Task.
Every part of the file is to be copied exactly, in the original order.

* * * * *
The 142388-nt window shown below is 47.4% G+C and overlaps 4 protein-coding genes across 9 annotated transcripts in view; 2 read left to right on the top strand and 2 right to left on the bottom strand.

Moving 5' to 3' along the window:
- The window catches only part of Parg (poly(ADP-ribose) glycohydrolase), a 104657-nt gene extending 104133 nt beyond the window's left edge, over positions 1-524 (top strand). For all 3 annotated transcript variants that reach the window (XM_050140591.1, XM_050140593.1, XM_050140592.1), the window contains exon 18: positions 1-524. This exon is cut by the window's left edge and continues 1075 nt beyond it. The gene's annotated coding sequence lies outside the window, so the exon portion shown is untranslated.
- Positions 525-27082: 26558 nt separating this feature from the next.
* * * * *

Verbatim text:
The 142388-nt window shown below is 47.4% G+C and overlaps 4 protein-coding genes across 9 annotated transcripts in view; 2 read left to right on the top strand and 2 right to left on the bottom strand.

Moving 5' to 3' along the window:
- The window catches only part of Parg (poly(ADP-ribose) glycohydrolase), a 104657-nt gene extending 104133 nt beyond the window's left edge, over positions 1-524 (top strand). For all 3 annotated transcript variants that reach the window (XM_050140591.1, XM_050140593.1, XM_050140592.1), the window contains exon 18: positions 1-524. This exon is cut by the window's left edge and continues 1075 nt beyond it. The gene's annotated coding sequence lies outside the window, so the exon portion shown is untranslated.
- Positions 525-27082: 26558 nt separating this feature from the next.